Herri met de Bles, Final Apparition of Christ to His Disciples Flemish, c. 1530-1550.
Mount Calvary Church
Eutaw Street and Madison Avenue
A Roman Catholic Parish
The Personal Ordinariate of the Chair of St. Peter
Rev. Albert Scharbach, Pastor
Dr. Allen Buskirk, Choirmaster
8:00 A.M. Said Mass
10:00 A.M. Sung Mass
Breakfast following 10 A.M. Mass
Healey Willan (1880-1968)
Missa de S. Maria Magdalena
Healey Willan (1880-1968)
Alleluia. Worthy art thou, O Lord our God, to receive glory and honor and power; for thou hast created all things, and for thy pleasure they are, and were created. Salvation to our God, that sitteth upon the throne, and to the Lamb for ever. Alleluia, Amen.
The offertory motet, “Worthy art Thou, O Lord” is the setting of the antiphon for the Magnificat for Easter II in the Sarum rite, a text taken from Revelation 5 and read today in the second lesson. The music conveys the sense of grandeur and majesty of the text, which it declaims clearly in a homophonic, choral texture. Listen for the chromatic alterations that provide color and contrast: for example the radiant C major chord on “power” that shines out from amid the predominantly E-flat major harmony, or the quick trip to E-flat minor adding mystery to “Thou hast created all things.” Healey Willan (1880-1968) was born in England and attended a choir school where he studied harmony, counterpoint, and organ. From an Anglo-Catholic background, Willan was organist and choirmaster at St Mary Magdalene in Toronto, Canada from 1921 until his death. This parish, with its choir singing unaccompanied motets at a very high level, became a source of liturgical and musical inspiration for other Anglican choirs in North America.
Tomás Luis de Victoria (1548-1611)
Surrexit pastor bonus qui animam suam posuit pro ovibus suis, et pro grege suo mori dignatus est, alleluia.
The good shepherd has arisen, who laid down his life for his sheep, and for his flock deigned to die, alleluia.
In the communion motet, Surrexit Pastor Bonus, Victoria plays the six voices off each other in creative ways, often in duets or trios. At the outset, the highest three voices sing a phrase and are answered by an echo of similar material in the lower three voices (the antiphonal style). Victoria is a master of subtle drama and text painting: listen for the rising intervals of an octave or a fifth as each voice enters on “surrexit.” Listen also for the contrast between the prevailing sunshine and the cloud that passes overhead on “mori dignatus est,” that is, “worthy to die.” Victoria highlights the word “mori” with longer note values, repetition, and chromatic alterations (E-flat major, D major, and G major triads in the key of F major). The piece closes as the sun returns and we hear a final, rousing chorus of alleluias.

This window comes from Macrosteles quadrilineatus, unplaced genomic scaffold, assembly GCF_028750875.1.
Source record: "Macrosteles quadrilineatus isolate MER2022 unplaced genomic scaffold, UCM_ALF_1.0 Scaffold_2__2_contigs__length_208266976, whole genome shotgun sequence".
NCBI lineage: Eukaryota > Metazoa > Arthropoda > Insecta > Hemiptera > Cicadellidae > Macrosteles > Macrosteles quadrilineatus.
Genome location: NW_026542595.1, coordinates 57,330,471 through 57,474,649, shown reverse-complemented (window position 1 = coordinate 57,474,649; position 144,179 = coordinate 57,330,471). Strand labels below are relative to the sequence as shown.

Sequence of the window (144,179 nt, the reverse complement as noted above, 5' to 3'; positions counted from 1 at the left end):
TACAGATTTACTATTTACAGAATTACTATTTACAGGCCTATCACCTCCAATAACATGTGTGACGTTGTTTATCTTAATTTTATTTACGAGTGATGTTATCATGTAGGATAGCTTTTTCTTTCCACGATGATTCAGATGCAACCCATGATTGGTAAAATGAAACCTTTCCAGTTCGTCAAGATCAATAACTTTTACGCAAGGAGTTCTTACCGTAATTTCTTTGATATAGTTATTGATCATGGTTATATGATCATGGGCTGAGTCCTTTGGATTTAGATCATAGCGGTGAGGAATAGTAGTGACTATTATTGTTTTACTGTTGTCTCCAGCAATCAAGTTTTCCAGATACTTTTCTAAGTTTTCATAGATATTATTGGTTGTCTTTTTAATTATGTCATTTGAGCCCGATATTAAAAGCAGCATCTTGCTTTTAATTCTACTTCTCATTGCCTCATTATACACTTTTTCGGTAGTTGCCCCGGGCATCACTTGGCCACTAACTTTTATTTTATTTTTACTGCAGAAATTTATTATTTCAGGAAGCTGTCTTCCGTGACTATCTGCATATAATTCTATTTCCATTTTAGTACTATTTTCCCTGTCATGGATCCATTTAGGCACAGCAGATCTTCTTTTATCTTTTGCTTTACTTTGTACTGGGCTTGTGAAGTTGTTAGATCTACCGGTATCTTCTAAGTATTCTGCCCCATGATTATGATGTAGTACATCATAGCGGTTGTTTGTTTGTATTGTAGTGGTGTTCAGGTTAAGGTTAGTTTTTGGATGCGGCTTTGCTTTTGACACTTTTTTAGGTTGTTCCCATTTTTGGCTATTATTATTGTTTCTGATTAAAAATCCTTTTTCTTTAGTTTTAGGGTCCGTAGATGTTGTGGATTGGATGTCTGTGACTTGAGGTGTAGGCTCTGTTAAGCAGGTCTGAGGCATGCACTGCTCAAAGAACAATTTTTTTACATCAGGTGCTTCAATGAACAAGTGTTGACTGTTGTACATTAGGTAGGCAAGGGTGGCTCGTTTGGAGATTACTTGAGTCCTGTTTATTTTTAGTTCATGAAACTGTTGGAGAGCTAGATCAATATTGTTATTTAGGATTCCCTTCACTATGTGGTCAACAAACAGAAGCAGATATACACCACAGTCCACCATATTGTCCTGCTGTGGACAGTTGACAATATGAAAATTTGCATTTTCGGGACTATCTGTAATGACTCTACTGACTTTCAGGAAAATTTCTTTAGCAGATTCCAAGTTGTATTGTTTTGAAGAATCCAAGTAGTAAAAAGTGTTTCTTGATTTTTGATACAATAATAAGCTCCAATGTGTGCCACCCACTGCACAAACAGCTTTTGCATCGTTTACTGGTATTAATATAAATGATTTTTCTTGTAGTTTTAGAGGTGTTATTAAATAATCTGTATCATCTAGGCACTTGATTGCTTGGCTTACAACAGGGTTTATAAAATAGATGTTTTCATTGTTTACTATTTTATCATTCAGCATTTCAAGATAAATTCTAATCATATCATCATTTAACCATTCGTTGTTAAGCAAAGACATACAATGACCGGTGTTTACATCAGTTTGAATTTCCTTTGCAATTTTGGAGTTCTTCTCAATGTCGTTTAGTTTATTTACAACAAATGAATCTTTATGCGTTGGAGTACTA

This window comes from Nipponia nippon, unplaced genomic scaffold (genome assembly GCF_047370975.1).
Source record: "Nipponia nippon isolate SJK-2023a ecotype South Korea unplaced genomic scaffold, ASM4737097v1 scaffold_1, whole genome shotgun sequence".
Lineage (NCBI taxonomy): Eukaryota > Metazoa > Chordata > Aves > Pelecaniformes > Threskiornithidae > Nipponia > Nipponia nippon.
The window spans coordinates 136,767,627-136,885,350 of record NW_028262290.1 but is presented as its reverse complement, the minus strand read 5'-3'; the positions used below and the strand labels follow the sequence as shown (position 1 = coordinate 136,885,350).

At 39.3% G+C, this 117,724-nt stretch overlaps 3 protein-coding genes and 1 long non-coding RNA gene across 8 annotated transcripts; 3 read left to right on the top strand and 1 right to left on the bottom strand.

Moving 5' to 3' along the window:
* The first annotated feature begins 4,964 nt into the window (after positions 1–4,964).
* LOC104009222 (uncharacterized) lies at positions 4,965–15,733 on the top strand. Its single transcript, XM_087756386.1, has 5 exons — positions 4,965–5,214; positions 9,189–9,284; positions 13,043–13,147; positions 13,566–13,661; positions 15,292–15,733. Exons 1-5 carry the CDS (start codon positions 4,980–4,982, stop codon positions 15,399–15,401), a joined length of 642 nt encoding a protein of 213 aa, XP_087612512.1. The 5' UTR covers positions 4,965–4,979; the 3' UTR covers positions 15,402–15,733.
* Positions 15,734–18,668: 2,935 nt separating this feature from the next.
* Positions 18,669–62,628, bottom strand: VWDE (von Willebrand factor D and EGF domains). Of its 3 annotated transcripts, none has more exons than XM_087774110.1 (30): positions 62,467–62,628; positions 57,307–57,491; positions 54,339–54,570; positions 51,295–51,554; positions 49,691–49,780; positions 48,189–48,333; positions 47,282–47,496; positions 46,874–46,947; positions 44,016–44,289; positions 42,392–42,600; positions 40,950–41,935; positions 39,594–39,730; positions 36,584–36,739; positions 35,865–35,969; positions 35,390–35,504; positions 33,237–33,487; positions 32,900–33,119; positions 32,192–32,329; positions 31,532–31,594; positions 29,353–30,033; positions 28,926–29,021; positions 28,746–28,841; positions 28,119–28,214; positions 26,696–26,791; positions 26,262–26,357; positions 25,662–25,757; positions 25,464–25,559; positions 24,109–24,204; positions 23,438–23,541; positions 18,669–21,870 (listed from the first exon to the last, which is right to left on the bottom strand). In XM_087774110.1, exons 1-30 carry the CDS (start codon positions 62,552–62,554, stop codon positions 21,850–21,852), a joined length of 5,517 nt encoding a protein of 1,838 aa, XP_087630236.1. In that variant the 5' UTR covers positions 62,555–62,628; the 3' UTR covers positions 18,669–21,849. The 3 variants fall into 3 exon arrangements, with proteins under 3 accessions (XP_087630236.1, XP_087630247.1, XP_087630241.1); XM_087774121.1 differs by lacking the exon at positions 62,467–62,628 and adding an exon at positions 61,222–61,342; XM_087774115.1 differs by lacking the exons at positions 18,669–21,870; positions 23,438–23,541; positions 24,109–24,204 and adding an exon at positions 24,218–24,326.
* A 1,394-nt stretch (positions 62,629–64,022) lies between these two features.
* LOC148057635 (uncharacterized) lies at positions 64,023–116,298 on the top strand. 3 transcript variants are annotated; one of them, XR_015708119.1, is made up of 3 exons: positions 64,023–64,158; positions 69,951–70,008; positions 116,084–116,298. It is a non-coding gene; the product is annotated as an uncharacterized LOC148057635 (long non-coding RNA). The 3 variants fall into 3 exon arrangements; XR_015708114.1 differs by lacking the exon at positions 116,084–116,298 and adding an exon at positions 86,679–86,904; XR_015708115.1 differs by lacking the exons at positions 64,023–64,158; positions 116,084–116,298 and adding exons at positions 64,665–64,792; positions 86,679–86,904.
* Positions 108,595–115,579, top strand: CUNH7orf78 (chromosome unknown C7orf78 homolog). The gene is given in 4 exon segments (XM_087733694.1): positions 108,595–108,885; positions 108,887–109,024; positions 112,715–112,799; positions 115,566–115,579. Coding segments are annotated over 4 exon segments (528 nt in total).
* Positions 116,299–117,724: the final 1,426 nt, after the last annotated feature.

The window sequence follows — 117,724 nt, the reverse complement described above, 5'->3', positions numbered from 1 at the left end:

Deck thyself, my soul, with gladness (SCHMÜCKE DICH). The original German text, Schmücke dich, o liebe Seele, was written by the German politician and poet Johann Franck (1618—1677) in the aftermath of the Thirty Years’ War. It expresses an intimate relationship between the individual believer and his Savior, Jesus Christ. Jesus, ascended into heaven, is still present as our food in this “wondrous banquet.” He is the fount, from whom our being flows as we receive Him and are filled with Him. He feeds us and transforms us into His likeness so that we become His joy and boast and glory before the heavenly court.
Christ the lord is risen today (VICTIMAE PASCHALI) is a translation by Jane Elizabeth Leeson (1807-1881) of the Easter sequence, Victimae paschali laudes, attributed to St. Wipo of Burgundy (c. 1000). The Council of Trent eliminated scores of sequences in the Roman liturgy. This was one of the four that survived. Leeson first joined the charismatic Catholic Apostolic Church (Irvingites) and later became a Roman Catholic.
At the Lamb’s high feast we sing (SALZBURG) is a translation by Robert Campbell (1814-1868) of the seventh century Latin hymn, Ad regias agni dapes, which was sung by the newly baptized at Easter when they were first admitted to communion. Our victorious King through His death and resurrection has caused the angel of death to pass over us. We are redeemed by His blood, which opens Paradise to us where we will live forever. The LORD brought Israel out of Egypt through the sea into the promised land by the blood of the Lamb. Jesus through His death brings us through the wilderness of this life by feeding us with Himself, the true manna that comes down from heaven.